|New Documentary from Bret Primack:
Passing the Torch featuring Jimmy Heath
Bret Primack, aka the Jazz Video Guy, has started production on a new film, “Passing the Torch.” The documentary, which is being crowdfunded, is a celebration of the sharing of creativity and knowledge from one generation to another featuring the tenor saxophonist and composer, Jimmy Heath, who turns ninety this October, and the Tucson Jazz Institute Ellington band, composed of high school instrumentalists.
This past January, Mr. Heath and the TJI’s premiere big band opened the Tucson Jazz Festival and something magical happened between the master musician and these young students. Doug Tidaback, an educator who runs the TJI along with bassist Scott Black and saxophonist Brice Winston, felt that the vibe between Jimmy Heath and his students was so strong that he invited the Jazz legend back to record with the Ellington band, which has won a number of Essentially Ellington competitions at Jazz at Lincoln Center.
When filmmaker Bret Primack, a fifteen-year resident of Tucson, learned of the recording, he decided to document the proceedings. “I was at the January concert and what happened between Jimmy and those kids came as no surprise. I’ve known Jimmy since 1978 and in addition to being a superb tenor saxophonist and composer, he has a gentle, humorous, non-threatening approach to teaching that always produces memorable results.”
The recording session takes place this coming weekend and on Saturday, May 28, there will be a one-hour live Facebook broadcast at 3pm EDT live from the session. After the broadcast, the content will available on demand on Facebook and YouTube.
“I didn’t plan it, but this will be my second film featuring a ninety year old musician," Primack reports. My first documentary feature Taking Charge, featured famed big band lead trumpeter, Pauly Cohen. I figure, if these guys are still doing it at ninety, there’s hope for me yet."
To help fund the film:
To view the live broadcast from the recording session:
To contact filmmaker Bret Primack
Saturday, May 28, 2016
While the new album continued to show the Paris-meets-New York backgrounds of the bands leaders, vocalist Miz Elizabeth and bandleader/pianist Evan Bibs Palazzo, French Fries illustrates the duality of the Hot Sardines ethos: on one side, they are a rollicking, lowbrow, gutbucket R&B and Hot Jazz band, who love to let the good times roll, reveling in the simple pleasures of a good plate of fried food and a sizzling foot-stomper from the 40s and 50s American South.
On the other Champagne side, the Sardines are the elegant, smooth, soft and luxurious lovers of lush orchestral arrangements of ballads about newfound love, loss and loneliness.
Tracks range from Running Wild, the hit from the 1959 Billy Wilder classic rom-com, Some Like It Hot starring Marilyn Monroe, Jack Lemmon and Tony Curtis, to People Will Say We re In Love, from the 1943 Rodgers and Hammerstein Broadway smash, Oklahoma!.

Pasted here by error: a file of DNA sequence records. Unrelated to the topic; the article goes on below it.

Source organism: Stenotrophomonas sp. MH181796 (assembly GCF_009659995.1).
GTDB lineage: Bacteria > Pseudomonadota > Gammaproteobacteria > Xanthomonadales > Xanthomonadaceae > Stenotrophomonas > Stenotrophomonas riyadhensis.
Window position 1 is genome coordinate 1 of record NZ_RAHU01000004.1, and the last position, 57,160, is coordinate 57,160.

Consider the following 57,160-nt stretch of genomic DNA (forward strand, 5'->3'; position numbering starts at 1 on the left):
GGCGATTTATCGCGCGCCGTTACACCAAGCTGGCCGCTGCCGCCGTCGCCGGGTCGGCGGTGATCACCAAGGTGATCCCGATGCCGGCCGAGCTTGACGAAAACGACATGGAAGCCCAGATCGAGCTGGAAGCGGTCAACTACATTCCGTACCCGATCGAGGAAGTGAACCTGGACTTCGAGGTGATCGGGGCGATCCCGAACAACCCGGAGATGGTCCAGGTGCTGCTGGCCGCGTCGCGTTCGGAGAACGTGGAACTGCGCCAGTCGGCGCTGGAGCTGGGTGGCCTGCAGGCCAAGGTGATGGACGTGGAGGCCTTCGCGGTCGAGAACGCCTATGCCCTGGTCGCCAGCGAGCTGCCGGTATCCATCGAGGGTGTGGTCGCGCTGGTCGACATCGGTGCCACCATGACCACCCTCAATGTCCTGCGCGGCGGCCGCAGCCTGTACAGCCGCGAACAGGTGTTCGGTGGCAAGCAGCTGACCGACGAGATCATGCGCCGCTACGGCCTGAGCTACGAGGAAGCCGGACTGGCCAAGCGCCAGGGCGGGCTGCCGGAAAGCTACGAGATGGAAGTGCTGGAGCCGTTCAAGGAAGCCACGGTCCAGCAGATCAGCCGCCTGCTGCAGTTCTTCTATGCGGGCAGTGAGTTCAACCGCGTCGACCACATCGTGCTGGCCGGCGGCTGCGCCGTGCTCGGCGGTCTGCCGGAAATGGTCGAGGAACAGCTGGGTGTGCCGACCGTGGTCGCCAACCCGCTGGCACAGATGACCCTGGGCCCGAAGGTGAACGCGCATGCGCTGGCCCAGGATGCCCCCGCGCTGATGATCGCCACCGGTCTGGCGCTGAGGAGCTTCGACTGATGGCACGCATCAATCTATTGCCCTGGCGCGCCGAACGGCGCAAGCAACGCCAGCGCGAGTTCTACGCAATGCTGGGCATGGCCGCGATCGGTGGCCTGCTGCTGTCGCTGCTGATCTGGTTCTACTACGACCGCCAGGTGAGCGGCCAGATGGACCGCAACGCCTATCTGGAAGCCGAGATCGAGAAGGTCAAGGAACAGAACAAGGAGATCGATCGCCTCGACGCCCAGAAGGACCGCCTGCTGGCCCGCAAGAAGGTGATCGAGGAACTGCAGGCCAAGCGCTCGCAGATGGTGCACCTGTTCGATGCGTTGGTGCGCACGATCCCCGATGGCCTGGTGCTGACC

Theres even a jazzy version of the 1985 smash Pop hit, Addicted To Love, made famous by the late British blue-eyed soul singer Robert Palmer and the Power Station.
A highlight of the album is When I Get Low, I Get High. Originally recorded in 1936 by Ella Fitzgerald and Chick Webb and His Orchestra, the Lindy Hop sensation is here now interpreted Sardines-style by Miz Elizabeth duetting with the Tony Award-winning (Cabaret), 2x Emmy and Golden Globe nominee (The Good Wife), Alan Cumming.
Friday, May 27, 2016
There is nothing like the birth of a child to make a new parent reexamine, well, everything. Over the first several months of his son s life, Ferber became intrigued and engrossed by the process of human growth and development, seeming to cycle through periods of relative calm and rootedness, versus periods of transition involving tension, chaos, and rapid change.
Ferber noticed how these cycles correlate with his own growth as a composer. His new work, Roots & Transitions, written for his Nonet, is an exploration of these ideas through the process of crafting music. In Roots & Transitions, Ferber begins with tiny cell musical motives, and through the movements, drives them through cycles of calm/rootedness versus turbulence/transition, allowing the overall composition to run parallel to the growth and development unfurling in his personal life.
After several years of focusing on big band writing, Ferber s return to his long-standing Nonet allows a more subtle interaction between individual parts, creating increased intimacy in this intricate new work. For the past 10 years, Ferber has led his Nonet made up of five horns and four rhythm instruments, represented here by either Scott Wendholt or Shane Endsley on trumpet, alto saxophonist Jon Gordon, tenor saxophonist John Ellis, bass clarinetist Charles Pillow, guitarist Nate Radley, pianist Bryn Roberts, bassist Matt Clohesy and drummer Mark Ferber. The size of the ensemble allows for a wide variety of tonal colors and textures while being more lithe than a big band.
Marius Neset / tenor saxophone
Lars Danielsson / bass
Morten Lund / drums